Tuesday, April 09, 2013

Ebbets Field ~ 100th Anniversary




 
55 Sullivan Place
Brooklyn, N.Y.
 
Picture From Brooklyn Spectator
 
100th YEAR ANNIVERSARY
1913  ~  2013

 
By 1912, Charles Ebbets entered into partnership with brothers, Stephen and Edward McKeever.  The three bought out departing partner, Henry Medicus.  Mr. Ebbets and the McKeever Brothers then entered into a 50/50 partnership and established the Brooklyn Baseball Club, Inc.  The team's nickname widely became recognized as the Dodgers (shortened from Trolley Dodgers) around this time.

 
On April 9, 1913, the gates opened to the newly completed Ebbets Field; the Brooklyn Dodgers new home.  Roughly 12,000  fans  endured rain to witness their Brooks lose 1-0 to the Philadelphia Phillies.  The Dodgers posted a 65-84 record in 1913, finishing  sixth in the circuit.  Inside their new park and in front of Brooklyn's faithful, they only managed to play .382 baseball, with a 29-47 mark.
BROOKLYN'S STARTING NINE
3B - Red Smith
*
SP - Pat Ragan
 
 
Ebbets Field originally opened to accommodate 18,000 patrons, with standing room for 3,000 more.  The Dodgers drew 347,000 fans during Ebbets' inaugural season.  By the 1950's, up to 32,000 fans could fit into an increasingly undersized Ebbets Field.  Of course, the park famously opened with no flag to run up the pole.  Apparently, no one considered building a press box.  And someone forgot the keys to unlock the bleacher section.
 
 
 
 
 
 
In 1925, owner Charles Ebbets passed away.  Eleven days later, Edward McKeever passed away as well.  Both rest eternally in Brooklyn.  Charles Ebbets is buried at Greenwood Cemetery; Edward McKeever at Holy Cross Cemetery.
 
 
 
 
 
Pictured above, blueprint representation of Ebbets Field.  Below, seats from Ebbets.
 

 

 
Stephen McKeever continued running the club until his passing after the 1937 season.  With his death came the end of an era, and the beginning of another.  The regime that brought the Dodgers into a new century gave way to the Branch Rickey-Walter O'Malley era that would transform the Dodgers into baseball's World Champions.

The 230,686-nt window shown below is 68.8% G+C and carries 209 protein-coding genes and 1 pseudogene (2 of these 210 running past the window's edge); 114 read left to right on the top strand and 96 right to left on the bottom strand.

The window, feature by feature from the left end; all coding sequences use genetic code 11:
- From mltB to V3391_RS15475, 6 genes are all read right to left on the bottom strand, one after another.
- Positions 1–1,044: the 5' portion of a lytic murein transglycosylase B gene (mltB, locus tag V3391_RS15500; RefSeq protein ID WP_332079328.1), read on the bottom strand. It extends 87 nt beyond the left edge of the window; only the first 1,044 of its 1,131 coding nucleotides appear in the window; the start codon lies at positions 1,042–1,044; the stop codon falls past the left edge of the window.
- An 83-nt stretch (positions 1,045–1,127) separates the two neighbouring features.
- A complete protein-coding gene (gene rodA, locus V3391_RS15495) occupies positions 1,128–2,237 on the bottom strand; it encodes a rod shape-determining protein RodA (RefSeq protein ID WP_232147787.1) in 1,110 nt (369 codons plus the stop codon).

On September 24, 1957, roughly 6,700 fans showed up to watch the last ever Brooklyn Dodgers game at Ebbets Field.  Danny McDevitt pitched a complete game, five hit shutout.  He walked one and struck out nine batters.  In the line-up playing for Brooklyn that day, was Roberto Clemente.  The 1957 team was minus the retired Jackie Robinson.  However, many of Brooklyn's favorites would go on to continue their careers in Los Angeles.  The 1957 team also had on it a young Sandy Koufax and Don Drysdale.
 
 
In the winter of 1960, Brooklyn's beloved old ballpark arrived upon its fateful date with the same  wrecking ball that destroyed the Polo Grounds.  Ebbets was unmercifully reduced to rubble forty-eight years after hosting its first baseball game.  Within two more years, an apartment complex came to dominate the former parcels of land Charles Ebbets spent a small personal fortune amassing in an area of Brooklyn, not too kindly referred to as Pigtown.
 
 
 
 
The view down Bedford Avenue today.

 
 
 
The Bedford Avenue Bums may have moved three thousand miles away to Los Angeles.  The spirit of the Brooklyn Dodgers however, is still very strong throughout the Borough of Kings..
.
 
 
 
 
 
Earlier this year, the flagpole which stood atop the Ebbets Field scoreboard made a grand re-appearance in the Borough, and now resides at its new home in front of Barclays Center; Brooklyn's new arena which occupies the location Walter O'Malley wanted to build a new park for the Dodgers.  Sharon Robinson, daughter of Jackie and Rachel Robinson, was on hand for the flagpole dedication.
 
 
 

 
 
 
 
 
Mike.BTB

2 comments:

  1. Anonymous10:39 AM

    I think the so called Brooklyn/Queens "connector" is a bad idea! it's going to make the traffic and parking problems much more worst.If i was mayor I'd use that money to buy new buses for the proposed new route instead which would be cheaper than an expensive over priced light rail vehicle.

    ReplyDelete
    Replies
    1. Anonymous11:07 AM

      I don't have anything against light rail as i stated in the previous post. would it make more sense to just to run them on the under utilized freight railroad tracks which run throughout the city? i can give you a good example,The rail freight corridor that runs between the Brooklyn army terminal all the way up to the Bronx and beyond would be ideal since so many bus and subway lines intersect with it in which free transfers can be used
      between buses and subways it's a win win situation. a queens assembly woman is proposing that. im on board! it's a good idea and, it makes more sense than wrecking the streets for trolley tracks and disrupting the whole neighborhood.

      Delete

Say what you feel. The worse comment you can make is the one you do not make.